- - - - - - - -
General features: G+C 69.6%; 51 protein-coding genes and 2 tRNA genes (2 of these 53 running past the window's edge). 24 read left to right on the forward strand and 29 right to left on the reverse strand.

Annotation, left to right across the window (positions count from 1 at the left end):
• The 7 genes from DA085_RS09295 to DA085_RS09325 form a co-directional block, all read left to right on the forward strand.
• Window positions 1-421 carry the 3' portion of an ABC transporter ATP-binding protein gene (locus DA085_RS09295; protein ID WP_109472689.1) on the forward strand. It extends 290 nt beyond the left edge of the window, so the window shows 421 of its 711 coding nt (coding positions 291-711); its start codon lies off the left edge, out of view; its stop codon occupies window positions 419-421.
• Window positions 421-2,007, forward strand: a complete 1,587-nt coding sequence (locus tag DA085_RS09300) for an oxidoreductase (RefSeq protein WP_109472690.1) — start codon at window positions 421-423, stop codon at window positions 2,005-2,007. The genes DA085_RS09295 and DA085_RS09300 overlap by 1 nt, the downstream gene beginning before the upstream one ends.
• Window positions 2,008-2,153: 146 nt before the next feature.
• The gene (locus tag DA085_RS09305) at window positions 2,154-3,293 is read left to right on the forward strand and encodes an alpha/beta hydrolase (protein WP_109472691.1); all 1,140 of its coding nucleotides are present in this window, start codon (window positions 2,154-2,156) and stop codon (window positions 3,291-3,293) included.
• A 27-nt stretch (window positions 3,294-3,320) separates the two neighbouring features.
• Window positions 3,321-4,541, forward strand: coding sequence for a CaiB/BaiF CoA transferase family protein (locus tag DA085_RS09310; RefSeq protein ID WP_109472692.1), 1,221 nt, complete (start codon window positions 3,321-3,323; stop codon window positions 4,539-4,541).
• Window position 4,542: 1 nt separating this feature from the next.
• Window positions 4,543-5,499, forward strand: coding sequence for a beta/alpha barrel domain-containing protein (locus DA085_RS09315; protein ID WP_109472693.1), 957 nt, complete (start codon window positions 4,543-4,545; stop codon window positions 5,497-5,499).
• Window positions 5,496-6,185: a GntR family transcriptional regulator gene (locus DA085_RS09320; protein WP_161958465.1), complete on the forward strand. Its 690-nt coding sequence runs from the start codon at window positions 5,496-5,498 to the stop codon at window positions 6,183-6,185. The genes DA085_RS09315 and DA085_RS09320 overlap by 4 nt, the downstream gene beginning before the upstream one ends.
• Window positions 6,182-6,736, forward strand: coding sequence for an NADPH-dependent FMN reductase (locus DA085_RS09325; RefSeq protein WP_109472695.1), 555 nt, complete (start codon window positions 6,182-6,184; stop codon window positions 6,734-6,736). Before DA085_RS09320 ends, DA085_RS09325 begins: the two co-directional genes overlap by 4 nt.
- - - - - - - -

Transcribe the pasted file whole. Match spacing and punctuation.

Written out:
General features: G+C 69.6%; 51 protein-coding genes and 2 tRNA genes (2 of these 53 running past the window's edge). 24 read left to right on the forward strand and 29 right to left on the reverse strand.

Annotation, left to right across the window (positions count from 1 at the left end):
• The 7 genes from DA085_RS09295 to DA085_RS09325 form a co-directional block, all read left to right on the forward strand.
• Window positions 1-421 carry the 3' portion of an ABC transporter ATP-binding protein gene (locus DA085_RS09295; protein ID WP_109472689.1) on the forward strand. It extends 290 nt beyond the left edge of the window, so the window shows 421 of its 711 coding nt (coding positions 291-711); its start codon lies off the left edge, out of view; its stop codon occupies window positions 419-421.
• Window positions 421-2,007, forward strand: a complete 1,587-nt coding sequence (locus tag DA085_RS09300) for an oxidoreductase (RefSeq protein WP_109472690.1) — start codon at window positions 421-423, stop codon at window positions 2,005-2,007. The genes DA085_RS09295 and DA085_RS09300 overlap by 1 nt, the downstream gene beginning before the upstream one ends.
• Window positions 2,008-2,153: 146 nt before the next feature.
• The gene (locus tag DA085_RS09305) at window positions 2,154-3,293 is read left to right on the forward strand and encodes an alpha/beta hydrolase (protein WP_109472691.1); all 1,140 of its coding nucleotides are present in this window, start codon (window positions 2,154-2,156) and stop codon (window positions 3,291-3,293) included.
• A 27-nt stretch (window positions 3,294-3,320) separates the two neighbouring features.
• Window positions 3,321-4,541, forward strand: coding sequence for a CaiB/BaiF CoA transferase family protein (locus tag DA085_RS09310; RefSeq protein ID WP_109472692.1), 1,221 nt, complete (start codon window positions 3,321-3,323; stop codon window positions 4,539-4,541).
• Window position 4,542: 1 nt separating this feature from the next.
• Window positions 4,543-5,499, forward strand: coding sequence for a beta/alpha barrel domain-containing protein (locus DA085_RS09315; protein ID WP_109472693.1), 957 nt, complete (start codon window positions 4,543-4,545; stop codon window positions 5,497-5,499).
• Window positions 5,496-6,185: a GntR family transcriptional regulator gene (locus DA085_RS09320; protein WP_161958465.1), complete on the forward strand. Its 690-nt coding sequence runs from the start codon at window positions 5,496-5,498 to the stop codon at window positions 6,183-6,185. The genes DA085_RS09315 and DA085_RS09320 overlap by 4 nt, the downstream gene beginning before the upstream one ends.
• Window positions 6,182-6,736, forward strand: coding sequence for an NADPH-dependent FMN reductase (locus DA085_RS09325; RefSeq protein WP_109472695.1), 555 nt, complete (start codon window positions 6,182-6,184; stop codon window positions 6,734-6,736). Before DA085_RS09320 ends, DA085_RS09325 begins: the two co-directional genes overlap by 4 nt.